Lloyd’s of London posted its worst results in four years as low interest rates shredded the specialist insurance market’s investment returns.

Lloyd’s said that pre-tax profits last year were £2.1bn, a 30 per cent drop on the previous year and well below the £3.2bn achieved in 2013.

Return on capital also fell from 14 per cent a year earlier to 9 per cent. The numbers reflect the combined results of the 97 syndicates that operate in the market. 

John Nelson, chairman, blamed low interest rates for the 60 per cent decline in investment income. Due to the fact it may need to pay out on claims at any moment, Lloyd’s has to hold a lot of its reserves in short term, liquid assets where the impact of low rates has been most sharply felt. 

The drop in profits came despite a 6 per cent rise in premium income to £27bn.

“Growth came from new syndicates or from existing syndicates bringing new business in,” said Mr Nelson. “One of our best-performing markets is the US, where there is greater penetration in a whole range of lines. Our Chinese business is also growing fast — in 2016 we think that business on our China platform will double.” 

That new business offset the weak pricing that has plagued the insurance industry for years — prices fell 5 per cent last year, according to Mr Nelson. Capital has been pouring into the insurance sector, attracted by returns that are better than, and not correlated with, what is available elsewhere.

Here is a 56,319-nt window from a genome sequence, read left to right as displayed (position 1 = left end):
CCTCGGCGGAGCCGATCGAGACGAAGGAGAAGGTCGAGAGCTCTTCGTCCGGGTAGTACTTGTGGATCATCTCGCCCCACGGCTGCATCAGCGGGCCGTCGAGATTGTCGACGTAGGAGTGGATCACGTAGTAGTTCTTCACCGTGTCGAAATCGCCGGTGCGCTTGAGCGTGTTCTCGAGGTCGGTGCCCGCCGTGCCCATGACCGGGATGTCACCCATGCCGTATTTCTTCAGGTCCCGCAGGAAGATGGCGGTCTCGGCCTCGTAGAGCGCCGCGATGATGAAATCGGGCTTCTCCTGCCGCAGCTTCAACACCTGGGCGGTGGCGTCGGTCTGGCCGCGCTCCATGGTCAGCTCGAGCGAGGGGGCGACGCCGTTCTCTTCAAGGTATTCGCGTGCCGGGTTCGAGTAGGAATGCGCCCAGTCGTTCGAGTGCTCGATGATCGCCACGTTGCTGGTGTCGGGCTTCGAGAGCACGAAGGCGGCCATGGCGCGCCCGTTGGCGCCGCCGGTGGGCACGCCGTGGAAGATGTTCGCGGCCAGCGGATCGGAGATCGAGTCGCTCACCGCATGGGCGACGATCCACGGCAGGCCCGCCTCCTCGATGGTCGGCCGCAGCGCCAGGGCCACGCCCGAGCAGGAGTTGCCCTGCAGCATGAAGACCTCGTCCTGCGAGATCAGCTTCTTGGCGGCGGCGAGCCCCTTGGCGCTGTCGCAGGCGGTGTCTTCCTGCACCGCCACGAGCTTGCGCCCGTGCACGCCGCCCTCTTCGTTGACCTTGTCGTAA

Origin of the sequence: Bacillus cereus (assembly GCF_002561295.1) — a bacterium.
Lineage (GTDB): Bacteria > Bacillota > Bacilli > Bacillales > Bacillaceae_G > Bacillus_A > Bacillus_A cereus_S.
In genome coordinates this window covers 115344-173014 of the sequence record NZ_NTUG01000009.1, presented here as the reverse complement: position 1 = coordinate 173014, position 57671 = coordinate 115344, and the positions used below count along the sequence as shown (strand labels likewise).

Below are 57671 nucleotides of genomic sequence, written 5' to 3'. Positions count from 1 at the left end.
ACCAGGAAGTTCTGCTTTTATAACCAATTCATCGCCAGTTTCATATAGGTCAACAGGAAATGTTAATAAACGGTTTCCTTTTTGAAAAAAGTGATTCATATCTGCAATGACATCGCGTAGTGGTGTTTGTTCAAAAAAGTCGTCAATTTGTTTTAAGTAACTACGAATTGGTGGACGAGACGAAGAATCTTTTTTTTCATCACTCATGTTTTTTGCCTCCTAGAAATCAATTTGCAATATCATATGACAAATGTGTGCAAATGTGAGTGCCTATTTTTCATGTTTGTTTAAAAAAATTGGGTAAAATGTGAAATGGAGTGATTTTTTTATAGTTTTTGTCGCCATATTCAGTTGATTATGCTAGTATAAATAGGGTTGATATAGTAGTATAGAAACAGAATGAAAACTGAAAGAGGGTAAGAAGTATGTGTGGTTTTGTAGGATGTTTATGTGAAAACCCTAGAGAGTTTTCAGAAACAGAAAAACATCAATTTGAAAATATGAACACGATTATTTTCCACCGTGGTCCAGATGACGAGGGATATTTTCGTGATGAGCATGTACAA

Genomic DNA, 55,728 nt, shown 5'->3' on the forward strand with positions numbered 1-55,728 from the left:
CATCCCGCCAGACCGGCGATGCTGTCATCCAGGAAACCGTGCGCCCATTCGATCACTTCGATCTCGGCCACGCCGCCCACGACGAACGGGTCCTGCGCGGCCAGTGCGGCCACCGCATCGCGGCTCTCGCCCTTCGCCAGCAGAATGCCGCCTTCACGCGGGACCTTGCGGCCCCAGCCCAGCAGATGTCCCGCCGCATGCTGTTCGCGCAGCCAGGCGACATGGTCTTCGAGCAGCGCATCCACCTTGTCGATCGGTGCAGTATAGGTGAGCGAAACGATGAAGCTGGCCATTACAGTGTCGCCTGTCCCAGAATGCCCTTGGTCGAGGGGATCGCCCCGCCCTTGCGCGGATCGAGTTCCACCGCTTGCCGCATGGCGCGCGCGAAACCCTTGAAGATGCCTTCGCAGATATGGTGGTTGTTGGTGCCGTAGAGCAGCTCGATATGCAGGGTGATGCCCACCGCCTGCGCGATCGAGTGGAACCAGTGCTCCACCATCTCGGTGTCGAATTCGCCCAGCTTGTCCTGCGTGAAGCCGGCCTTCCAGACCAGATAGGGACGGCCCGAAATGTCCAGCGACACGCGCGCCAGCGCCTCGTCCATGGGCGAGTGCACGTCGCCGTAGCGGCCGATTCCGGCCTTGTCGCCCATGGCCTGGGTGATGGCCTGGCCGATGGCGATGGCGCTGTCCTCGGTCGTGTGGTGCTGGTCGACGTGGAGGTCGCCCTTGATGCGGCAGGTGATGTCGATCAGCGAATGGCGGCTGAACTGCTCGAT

Those returns have been helped by a relatively small number of large catastrophes in recent years that has kept underwriting profits steady. The combined ratio (claims and costs as a proportion of premium income) was 90 per cent last year, slightly worse than 2014 but much better than the 107 per cent reported in catastrophe-hit 2011. 

Last year there was a wave of merger and acquisition activity in the market, including the acquisitions of Catlin by XL and Amlin by Mitsui Sumitomo.

“Maybe in one or two cases the M&A activity is positive due to the strengthening of medium-sized reinsurers,” said Mr Nelson, although he added that the consolidation elsewhere in the industry did pose challenges.

“We have to make sure that we keep our platform really attractive. These major companies have choices over where they write their business.” 

Mr Nelson repeated his support for the UK’s membership of the EU.

“The Brexit situation concerns us. The EU is very important,” he said. “It gives us passporting rights in 27 member states and free trade agreements with 55 countries. For us to come out of that would be disruptive.”

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